I wonder if anybody remembers the four Yorkshire men. “When I were a lad…” the saying used to go. Perhaps a relative, probably a grandparent, who has not only been around to see World Wars but also witnessed the televising of Neil Armstrong walking on the moon and/or later still missions to Mars!
I suppose my own generation are those of us who were ‘privileged’ enough to have owned Cathay Ray Tube Black and White Televisions with a screen full of static and a Test card picture that began when the televisions stopped broadcasting at around 10pm?
These days I can reflect on those old pre-gaming televisions and sit back in awe at how far technology has gone… indeed is still going, and how fast! Sitting here in Northern Europe, Finland to be precise, typing away on my tablet with my better half beside me similarly busy on hers, one cannot help but wonder if we are travelling through the ‘techno’ age too fast and indeed if it is still a healthy progression for the younger generation?
On the plus side Jennifer Lyon, who is now halfway through a world tour, attempting to learn and experience different methods of eco-living and permaculture, could not have set out on her journey through eleven countries without the use of the internet. She would have been out of touch with friends, loved ones and relatives and it might have literally taken years of planning to secure places with hosts interested in eco-living simply by writing to them by post. I indeed do recall, “when I was a lad…”, sending Christmas cards to my aunt in Australia in early December each year and receiving a reply in late June the following year thanking me for said card which had arrived at its destination around Easter time!
For sure there are many benefits of such technology which now enable me to have face-to-face conversations with the same aunt over apps such as Skype, instantly and without charge… One might say that’s a serious improvement.
But what of the downsides? Try asking a youngster to do fairly basic arithmetic without the use of a PC or calculator, and the likely response is more often than not going to be “Why? I have a computer to do that”.
Perhaps worse, how many teenagers could manage without such technology for even a day and what is their primary use of such technologies anyway… ermmm gaming perchance?
Back in January of this year I embarked on a trip to France, essentially to meet a couple of Jenny’s friends who are currently looking after her two handsome felines; Hamlet and Frankie.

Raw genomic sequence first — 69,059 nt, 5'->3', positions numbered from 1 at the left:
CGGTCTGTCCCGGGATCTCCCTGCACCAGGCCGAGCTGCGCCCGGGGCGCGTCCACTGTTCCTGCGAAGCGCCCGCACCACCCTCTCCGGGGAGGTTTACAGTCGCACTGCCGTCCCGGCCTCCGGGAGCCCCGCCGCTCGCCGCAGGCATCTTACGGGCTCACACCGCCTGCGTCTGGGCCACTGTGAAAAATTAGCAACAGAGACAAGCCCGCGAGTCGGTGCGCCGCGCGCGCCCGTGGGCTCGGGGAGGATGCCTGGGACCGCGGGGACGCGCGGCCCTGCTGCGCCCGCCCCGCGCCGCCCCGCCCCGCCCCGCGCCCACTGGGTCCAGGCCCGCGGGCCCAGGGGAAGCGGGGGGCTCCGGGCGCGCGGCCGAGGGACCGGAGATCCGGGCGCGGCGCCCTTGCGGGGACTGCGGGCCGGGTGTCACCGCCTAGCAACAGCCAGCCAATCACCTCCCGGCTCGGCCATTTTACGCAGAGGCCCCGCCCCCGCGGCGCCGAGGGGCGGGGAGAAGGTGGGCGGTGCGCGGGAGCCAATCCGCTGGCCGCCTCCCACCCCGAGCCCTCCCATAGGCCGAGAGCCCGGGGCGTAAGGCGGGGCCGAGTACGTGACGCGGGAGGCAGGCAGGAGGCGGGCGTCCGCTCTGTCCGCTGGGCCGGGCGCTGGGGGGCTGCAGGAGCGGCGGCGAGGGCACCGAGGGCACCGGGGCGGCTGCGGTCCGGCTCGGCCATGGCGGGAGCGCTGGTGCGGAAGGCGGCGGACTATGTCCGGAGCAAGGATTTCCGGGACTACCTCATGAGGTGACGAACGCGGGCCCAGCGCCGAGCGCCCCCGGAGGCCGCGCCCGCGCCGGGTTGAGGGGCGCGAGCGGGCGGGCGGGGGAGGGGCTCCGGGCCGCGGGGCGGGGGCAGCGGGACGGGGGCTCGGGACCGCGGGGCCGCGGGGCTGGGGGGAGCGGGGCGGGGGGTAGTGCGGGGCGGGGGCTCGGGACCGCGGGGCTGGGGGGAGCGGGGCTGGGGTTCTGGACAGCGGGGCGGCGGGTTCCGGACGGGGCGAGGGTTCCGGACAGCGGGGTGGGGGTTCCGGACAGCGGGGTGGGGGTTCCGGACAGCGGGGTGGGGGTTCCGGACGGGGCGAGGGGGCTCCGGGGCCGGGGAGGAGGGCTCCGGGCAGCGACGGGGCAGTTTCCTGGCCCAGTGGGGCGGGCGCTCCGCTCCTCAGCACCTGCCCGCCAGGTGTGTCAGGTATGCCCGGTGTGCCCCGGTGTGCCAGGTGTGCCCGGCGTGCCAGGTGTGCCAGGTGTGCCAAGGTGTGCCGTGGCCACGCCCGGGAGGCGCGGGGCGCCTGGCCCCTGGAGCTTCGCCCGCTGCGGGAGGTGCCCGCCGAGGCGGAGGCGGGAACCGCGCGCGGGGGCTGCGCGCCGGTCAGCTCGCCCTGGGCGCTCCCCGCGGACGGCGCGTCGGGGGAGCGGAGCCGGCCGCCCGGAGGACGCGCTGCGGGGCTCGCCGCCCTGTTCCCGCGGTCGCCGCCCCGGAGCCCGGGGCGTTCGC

Her friends Pat and Christian are wonderful French country folk who have rescued and look after a mini-menagerie: eight cats, two Shetland ponies and a border collie. The internet connection in their centuries-old country house is slow but we hardly missed it, opting instead for the traditional modes of entertainment i.e. socialising, visiting new places and experiencing new cultures.
Before reaching Pat and Christian’s house we had to drive down through France to their neighbourhood: nearest town Culan, bang in the centre of the country. There were of course several stops en route to check on feline welfare, and a food stop in good friend Perry McCarthy’s old haunt of Le Mans, but before we knew it we had reached the residence of Jen’s friends who were set to look after the boys during her time globetrotting.
Christian and Pat quickly allowed us to take the reins (excuse the pun!) as they disappeared on a pre-organised trip to visit friends and collect a motorbike which they had left six hours southwest of Culan prior to their own move a year or two before. But it was business as usual as far as Jen and I were concerned; assist the boys to settle in with their eight friends (Frankie and Hamlet have been housed by Christian and Pat’s on many previous occasions), get out into the countryside and do some walking!
During our stay we took a brief road trip of our own to visit the nearby town of Bourges and its cathedral, the oldest in France.